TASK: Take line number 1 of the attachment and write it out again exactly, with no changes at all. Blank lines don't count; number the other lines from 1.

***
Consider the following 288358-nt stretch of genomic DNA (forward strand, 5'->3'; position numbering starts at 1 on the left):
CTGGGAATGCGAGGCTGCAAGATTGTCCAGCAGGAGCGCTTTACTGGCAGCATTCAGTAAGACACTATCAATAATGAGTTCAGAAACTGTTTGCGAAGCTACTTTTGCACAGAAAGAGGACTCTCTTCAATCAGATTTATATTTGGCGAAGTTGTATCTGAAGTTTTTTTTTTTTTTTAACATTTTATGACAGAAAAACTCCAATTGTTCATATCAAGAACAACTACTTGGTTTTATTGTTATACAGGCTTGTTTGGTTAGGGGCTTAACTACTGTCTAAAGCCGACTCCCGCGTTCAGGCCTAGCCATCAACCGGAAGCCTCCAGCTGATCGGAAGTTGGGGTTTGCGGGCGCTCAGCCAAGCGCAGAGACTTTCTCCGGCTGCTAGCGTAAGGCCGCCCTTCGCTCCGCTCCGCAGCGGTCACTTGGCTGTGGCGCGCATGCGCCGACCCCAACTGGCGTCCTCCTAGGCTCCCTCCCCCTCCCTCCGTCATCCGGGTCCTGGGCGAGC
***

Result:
Consider the following 288358-nt stretch of genomic DNA (forward strand, 5'->3'; position numbering starts at 1 on the left):